When it comes to all things MLB Draft, Baseball America’s coverage is an absolute go-to for anyone who wants information. The publication features scouting reports on the top 500 prospects and provides plenty of analysis all year long.
Executive editor J.J. Cooper has been with the publication since 2002. He is a Rule 5 draft guru and is as knowledgeable as any writer in the country. We had an opportunity to chat with him about what the Padres did in the draft this year to complete our interview series with Jim Callis from MLB Pipeline and The Athletic‘s Keith Law.
The following interview was lightly edited. Note that the conversation occurred last week before many signings had been announced and before Kumar Rocker’s deal with the Mets became a question.
MadFriars: Right up until the draft, Baseball America had shortstop Marcelo Mayer mocked at number one but catcher Henry Davis went number one overall. Did he go first overall because his signing bonus demands were more advantageous to what they wanted to do in the later rounds or was Davis their number one guy?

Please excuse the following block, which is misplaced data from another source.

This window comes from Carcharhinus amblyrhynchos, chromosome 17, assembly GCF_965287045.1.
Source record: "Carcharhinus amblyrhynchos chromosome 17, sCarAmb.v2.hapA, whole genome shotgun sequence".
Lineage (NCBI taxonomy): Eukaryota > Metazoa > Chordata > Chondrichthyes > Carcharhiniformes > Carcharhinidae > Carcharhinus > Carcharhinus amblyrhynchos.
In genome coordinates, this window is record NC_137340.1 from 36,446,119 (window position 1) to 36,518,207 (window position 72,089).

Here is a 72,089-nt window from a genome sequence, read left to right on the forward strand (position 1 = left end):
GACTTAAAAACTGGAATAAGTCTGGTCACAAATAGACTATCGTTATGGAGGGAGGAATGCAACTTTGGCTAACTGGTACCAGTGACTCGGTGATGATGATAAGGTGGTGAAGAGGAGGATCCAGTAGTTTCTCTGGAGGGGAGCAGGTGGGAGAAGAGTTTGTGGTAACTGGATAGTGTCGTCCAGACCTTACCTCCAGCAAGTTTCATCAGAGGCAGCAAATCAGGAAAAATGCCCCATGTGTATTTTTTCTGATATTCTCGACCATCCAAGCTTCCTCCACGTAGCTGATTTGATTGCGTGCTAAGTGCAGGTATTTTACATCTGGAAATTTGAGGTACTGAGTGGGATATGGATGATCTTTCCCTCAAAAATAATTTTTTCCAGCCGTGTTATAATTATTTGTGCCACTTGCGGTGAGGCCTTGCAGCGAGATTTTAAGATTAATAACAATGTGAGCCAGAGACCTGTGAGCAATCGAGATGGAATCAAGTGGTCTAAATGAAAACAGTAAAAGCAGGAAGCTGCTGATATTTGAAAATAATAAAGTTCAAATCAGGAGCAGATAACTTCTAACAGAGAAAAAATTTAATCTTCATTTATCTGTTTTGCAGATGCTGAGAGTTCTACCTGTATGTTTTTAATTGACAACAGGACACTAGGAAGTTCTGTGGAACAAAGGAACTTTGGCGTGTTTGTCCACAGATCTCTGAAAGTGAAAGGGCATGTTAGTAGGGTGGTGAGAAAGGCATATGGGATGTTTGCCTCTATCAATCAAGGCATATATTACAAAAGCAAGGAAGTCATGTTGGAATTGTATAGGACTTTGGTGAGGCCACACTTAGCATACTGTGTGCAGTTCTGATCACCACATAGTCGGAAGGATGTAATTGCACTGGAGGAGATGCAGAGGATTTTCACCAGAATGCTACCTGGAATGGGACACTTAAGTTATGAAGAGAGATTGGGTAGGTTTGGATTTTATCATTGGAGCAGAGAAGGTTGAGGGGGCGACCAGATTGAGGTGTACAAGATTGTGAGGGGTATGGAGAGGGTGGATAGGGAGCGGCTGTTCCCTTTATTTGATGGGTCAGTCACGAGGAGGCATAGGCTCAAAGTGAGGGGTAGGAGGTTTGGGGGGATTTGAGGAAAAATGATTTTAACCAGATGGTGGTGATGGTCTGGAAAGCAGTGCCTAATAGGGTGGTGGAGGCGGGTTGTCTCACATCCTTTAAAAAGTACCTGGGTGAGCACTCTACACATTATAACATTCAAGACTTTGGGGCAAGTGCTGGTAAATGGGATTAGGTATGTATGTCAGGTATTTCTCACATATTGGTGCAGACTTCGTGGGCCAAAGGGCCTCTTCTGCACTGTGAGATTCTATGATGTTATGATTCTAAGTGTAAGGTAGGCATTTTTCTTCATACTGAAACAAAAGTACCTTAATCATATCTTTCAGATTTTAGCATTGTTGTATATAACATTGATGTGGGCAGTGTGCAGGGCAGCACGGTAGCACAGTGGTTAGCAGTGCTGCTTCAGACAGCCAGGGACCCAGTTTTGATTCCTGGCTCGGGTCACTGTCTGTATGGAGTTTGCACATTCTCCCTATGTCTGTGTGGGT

J.J. Cooper: How about I answer yes? They said he was their number one guy. I’ll take their word on that. But at the same time, the number he was willing to sign for also makes him more attractive. I would feel comfortable saying that he is not going to sign the largest bonus in the 2021 draft.
And why I say that is that if you rewind the clock to last year – which was, financially, a disastrous year with COVID and all of that – the number one pick [Tigers 1B/3B Spencer Torkelson] signed for $8.4, the number five pick [blue Jays INF Austin Martin] for $7, the number four pick [Kansas City LHP Asa Lacy] signed for $6.67 the number three pick [Marlins RHP Max Meyer] signed for $6.7. So I can find four guys from last year’s draft who signed for more money [than Davis].
So let’s rewind the clock to 2019: the top four picks in the 2019 draft signed for larger bonuses than what Henry Davis agreed to. Well, what if we go back to 2018? In 2018, it was only the top-two. In 2017, five guys got more than [Davis]. The number he got is the smallest by a number one pick since 2016. So that right there tells you – and I feel comfortable in saying this – that Jack Leiter is going to sign for more. If he signs – and I expect he will – he will sign for more.